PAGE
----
Sunday, October 25, 2009

Shakuntala for today

The word theater comes from the Greeks. It means the seeing place. It is the place people come to see the truth about life and the social situation.

Stella Adler

When we start to come together with scenes, what will we hope to tell our audiences about life and our current social situation. What aspects of Shakuntala mirror or society today. I have found that classical plays last because they remain relevant to the human condition. Ibsen dealt with women's liberation in a male dominated society ( A Doll's House), witch is still very relevant today. Shakespearean themes of love, jealous, biggotry, abition, and the human natures propensity to violence.
Shakuntala surely deals with love and social standing. But what else? I am not making a statement merely asking a question. What aspects themes Shakuntala can relate to people today. What is the overall theme this production will be using or conveying.



Magis Theatre Company said...

Hey Jarde,
Thanks for the post; it's a great opportunity for me to restate some of my favorite themes that I have been tossing around at training for the past few months. Here they are: Fidelity, Keeping your word, Remembrance, Risk, Responsibility, and Consequence.
Fidelity: Promises are so easy to make so hard to keep. Dushyanta makes a promise and does not keep it. In the Mahabharata it is simply because it's not convenient for him to honor his promise. Kalidasa CAN'T BEAR this.. so he invents the sub plot of the curse to excuse the noble king of this flaw.
What makes us break promises? What excuses do we make? How can I say to someone at 11 PM "I will love you forever" and then at 7 AM say "What was your name again?" (I actually know a woman that this happened to)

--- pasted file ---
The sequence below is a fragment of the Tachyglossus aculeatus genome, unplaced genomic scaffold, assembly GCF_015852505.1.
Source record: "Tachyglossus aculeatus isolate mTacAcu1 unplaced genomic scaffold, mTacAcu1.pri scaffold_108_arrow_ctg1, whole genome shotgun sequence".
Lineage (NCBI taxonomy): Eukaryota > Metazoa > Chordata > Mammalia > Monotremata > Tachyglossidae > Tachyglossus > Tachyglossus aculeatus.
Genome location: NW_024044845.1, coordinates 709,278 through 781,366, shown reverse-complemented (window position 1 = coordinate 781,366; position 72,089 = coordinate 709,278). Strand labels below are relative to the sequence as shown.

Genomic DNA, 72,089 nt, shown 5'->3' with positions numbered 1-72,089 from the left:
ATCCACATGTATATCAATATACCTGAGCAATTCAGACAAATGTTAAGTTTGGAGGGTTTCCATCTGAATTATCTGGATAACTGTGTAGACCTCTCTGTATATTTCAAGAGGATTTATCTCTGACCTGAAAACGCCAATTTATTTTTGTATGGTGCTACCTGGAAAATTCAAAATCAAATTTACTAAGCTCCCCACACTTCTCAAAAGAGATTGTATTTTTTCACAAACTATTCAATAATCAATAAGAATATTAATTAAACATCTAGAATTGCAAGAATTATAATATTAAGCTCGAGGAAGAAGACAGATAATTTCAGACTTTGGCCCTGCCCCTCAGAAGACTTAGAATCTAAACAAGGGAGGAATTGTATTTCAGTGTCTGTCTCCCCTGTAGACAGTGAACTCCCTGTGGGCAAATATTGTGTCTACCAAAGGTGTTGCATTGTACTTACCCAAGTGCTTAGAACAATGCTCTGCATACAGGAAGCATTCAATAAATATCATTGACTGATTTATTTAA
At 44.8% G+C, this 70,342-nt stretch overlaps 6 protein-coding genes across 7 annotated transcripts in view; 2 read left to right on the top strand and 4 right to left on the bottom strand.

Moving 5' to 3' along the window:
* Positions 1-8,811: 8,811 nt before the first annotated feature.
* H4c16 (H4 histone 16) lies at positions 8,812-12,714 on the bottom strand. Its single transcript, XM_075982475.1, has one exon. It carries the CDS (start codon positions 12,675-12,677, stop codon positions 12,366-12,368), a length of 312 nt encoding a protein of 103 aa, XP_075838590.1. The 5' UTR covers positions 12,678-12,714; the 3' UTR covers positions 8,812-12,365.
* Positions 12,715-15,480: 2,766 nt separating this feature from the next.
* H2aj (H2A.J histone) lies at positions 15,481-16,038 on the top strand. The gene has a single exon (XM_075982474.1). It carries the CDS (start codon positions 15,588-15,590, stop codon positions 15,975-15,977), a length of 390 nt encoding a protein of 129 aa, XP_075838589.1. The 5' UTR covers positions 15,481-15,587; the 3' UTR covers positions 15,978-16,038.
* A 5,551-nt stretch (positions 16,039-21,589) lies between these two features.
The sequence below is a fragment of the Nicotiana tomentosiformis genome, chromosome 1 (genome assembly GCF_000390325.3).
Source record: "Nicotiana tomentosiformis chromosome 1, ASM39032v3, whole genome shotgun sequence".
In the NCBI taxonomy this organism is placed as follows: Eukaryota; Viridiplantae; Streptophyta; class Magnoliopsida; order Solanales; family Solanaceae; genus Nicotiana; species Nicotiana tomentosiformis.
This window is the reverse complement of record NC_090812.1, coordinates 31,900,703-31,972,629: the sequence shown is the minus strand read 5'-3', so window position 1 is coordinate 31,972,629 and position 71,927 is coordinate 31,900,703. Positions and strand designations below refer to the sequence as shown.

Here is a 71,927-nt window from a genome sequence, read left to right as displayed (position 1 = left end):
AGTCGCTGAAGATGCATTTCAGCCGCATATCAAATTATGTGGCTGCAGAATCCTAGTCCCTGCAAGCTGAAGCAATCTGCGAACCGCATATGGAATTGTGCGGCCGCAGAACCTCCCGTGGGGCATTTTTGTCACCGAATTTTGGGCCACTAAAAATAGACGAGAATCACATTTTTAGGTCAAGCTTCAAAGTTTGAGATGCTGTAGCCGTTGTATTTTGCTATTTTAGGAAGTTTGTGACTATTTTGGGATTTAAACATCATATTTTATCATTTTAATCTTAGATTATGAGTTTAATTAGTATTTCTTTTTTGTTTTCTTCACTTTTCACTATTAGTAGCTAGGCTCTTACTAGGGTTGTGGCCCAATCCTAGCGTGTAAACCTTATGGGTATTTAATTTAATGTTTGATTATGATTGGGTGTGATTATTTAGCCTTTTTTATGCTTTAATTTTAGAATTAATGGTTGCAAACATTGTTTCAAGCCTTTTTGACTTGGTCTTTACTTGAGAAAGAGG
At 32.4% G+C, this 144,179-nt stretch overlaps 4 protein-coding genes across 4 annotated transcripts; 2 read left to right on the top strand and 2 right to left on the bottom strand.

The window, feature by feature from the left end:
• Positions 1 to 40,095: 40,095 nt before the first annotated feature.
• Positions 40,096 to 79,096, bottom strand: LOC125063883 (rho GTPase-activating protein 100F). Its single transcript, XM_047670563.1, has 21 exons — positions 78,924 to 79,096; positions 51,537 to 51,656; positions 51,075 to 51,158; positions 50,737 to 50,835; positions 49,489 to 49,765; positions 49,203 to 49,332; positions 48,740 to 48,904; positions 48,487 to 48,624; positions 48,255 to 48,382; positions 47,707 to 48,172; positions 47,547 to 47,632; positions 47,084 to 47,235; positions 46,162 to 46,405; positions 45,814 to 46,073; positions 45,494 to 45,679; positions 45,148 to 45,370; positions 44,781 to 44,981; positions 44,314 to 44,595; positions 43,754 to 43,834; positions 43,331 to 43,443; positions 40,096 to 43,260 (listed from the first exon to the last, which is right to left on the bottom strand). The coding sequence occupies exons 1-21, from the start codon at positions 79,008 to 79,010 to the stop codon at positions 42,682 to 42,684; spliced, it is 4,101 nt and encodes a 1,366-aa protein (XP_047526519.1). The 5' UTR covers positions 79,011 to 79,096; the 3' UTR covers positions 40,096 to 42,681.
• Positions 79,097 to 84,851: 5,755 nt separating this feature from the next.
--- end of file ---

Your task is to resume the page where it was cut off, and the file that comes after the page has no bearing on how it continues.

A somewhat contemporary social situation: a prominent politician is asked about his reasoning, responsibility and forethought about making a disastrous decision. His reply was "I don't remember." This was good enough for 70% of the country to excuse him. Since then, the memory card has been a favorite for politicians to avoid responsiblity. Have we ever done that?
I could go on and on... but I'd rather hear from others.

coolista said...

As I continue to work with the text I too notice the themes George has discussed.
I also notice an element of 'divine intervention'. We learn that Shakuntala was born because the Gods felt a need to distract her father from his pious life. One of the characters mentions that the gods enjoy interrupting peoples lives in this way. Are they testing us? (As in the way Job was tested by God?)
There is one element of the story that stand out to me-- Shakuntala has little to no agency or autonomy-- and is constantly set at the mercy of those around her.
Shakuntala's birth father abandons his daughter in the woods- presumably because she represents his failure and frustration. When King Dushyanta rejects Shakuntala, the hermits do not allow her to return home. She just has to 'lie down and take it'. What would have been different if Anusuya and Priyamvada had warned her of Durvasas' curse?

George said...

Well said Colista. I think the circumstances you describe make her even more powerful. "Fate," another big element in this play, seems to deal her these things, and yet she does not stop with that. She continues, she hopes, she creates autonomy where there is no autonomy given. Perhaps this is what Goethe fell in love with in her: her ability to transform her own limits, a thing she does again and again. How dare she refuse the advances of a King!... but she dares. How can she presume to go to the palace to take a place in the court!... but she presumes. How could she turn her back on the plan to birth her child in the royal precincts to see if the child bears the royal birthmark? She turns from the suspicion of others to her trust in the heavens. All throughout the play when she is pressed upon with the will of others, she claims the autonomy that others would not give her. I think this is why Kalidasa creates these imposed limits: to show how an extraordinary person can trust even in the face of these doubts.